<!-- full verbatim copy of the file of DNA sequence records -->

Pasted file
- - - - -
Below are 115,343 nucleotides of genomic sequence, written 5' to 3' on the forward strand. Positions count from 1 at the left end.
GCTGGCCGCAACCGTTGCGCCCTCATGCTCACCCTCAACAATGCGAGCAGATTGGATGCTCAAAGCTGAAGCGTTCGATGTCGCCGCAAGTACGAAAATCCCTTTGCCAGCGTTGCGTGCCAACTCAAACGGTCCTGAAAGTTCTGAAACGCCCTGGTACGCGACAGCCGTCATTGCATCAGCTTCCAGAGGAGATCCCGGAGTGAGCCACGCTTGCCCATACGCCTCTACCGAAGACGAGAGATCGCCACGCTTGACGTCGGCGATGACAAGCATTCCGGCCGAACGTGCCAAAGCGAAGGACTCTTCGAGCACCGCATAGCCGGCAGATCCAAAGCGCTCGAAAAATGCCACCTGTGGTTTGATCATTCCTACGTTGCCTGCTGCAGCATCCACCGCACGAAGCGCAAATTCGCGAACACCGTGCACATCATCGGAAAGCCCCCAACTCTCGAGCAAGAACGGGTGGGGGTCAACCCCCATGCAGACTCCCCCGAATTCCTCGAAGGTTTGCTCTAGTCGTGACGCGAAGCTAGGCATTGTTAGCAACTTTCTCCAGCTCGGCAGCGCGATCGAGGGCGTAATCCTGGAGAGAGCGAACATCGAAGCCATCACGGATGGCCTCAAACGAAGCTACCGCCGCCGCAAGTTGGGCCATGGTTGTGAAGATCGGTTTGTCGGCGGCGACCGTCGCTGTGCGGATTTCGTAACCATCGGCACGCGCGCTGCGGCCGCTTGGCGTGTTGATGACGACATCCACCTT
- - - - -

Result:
Below are 115,343 nucleotides of genomic sequence, written 5' to 3' on the forward strand. Positions count from 1 at the left end.
GCTGGCCGCAACCGTTGCGCCCTCATGCTCACCCTCAACAATGCGAGCAGATTGGATGCTCAAAGCTGAAGCGTTCGATGTCGCCGCAAGTACGAAAATCCCTTTGCCAGCGTTGCGTGCCAACTCAAACGGTCCTGAAAGTTCTGAAACGCCCTGGTACGCGACAGCCGTCATTGCATCAGCTTCCAGAGGAGATCCCGGAGTGAGCCACGCTTGCCCATACGCCTCTACCGAAGACGAGAGATCGCCACGCTTGACGTCGGCGATGACAAGCATTCCGGCCGAACGTGCCAAAGCGAAGGACTCTTCGAGCACCGCATAGCCGGCAGATCCAAAGCGCTCGAAAAATGCCACCTGTGGTTTGATCATTCCTACGTTGCCTGCTGCAGCATCCACCGCACGAAGCGCAAATTCGCGAACACCGTGCACATCATCGGAAAGCCCCCAACTCTCGAGCAAGAACGGGTGGGGGTCAACCCCCATGCAGACTCCCCCGAATTCCTCGAAGGTTTGCTCTAGTCGTGACGCGAAGCTAGGCATTGTTAGCAACTTTCTCCAGCTCGGCAGCGCGATCGAGGGCGTAATCCTGGAGAGAGCGAACATCGAAGCCATCACGGATGGCCTCAAACGAAGCTACCGCCGCCGCAAGTTGGGCCATGGTTGTGAAGATCGGTTTGTCGGCGGCGACCGTCGCTGTGCGGATTTCGTAACCATCGGCACGCGCGCTGCGGCCGCTTGGCGTGTTGATGACGACATCCACCTT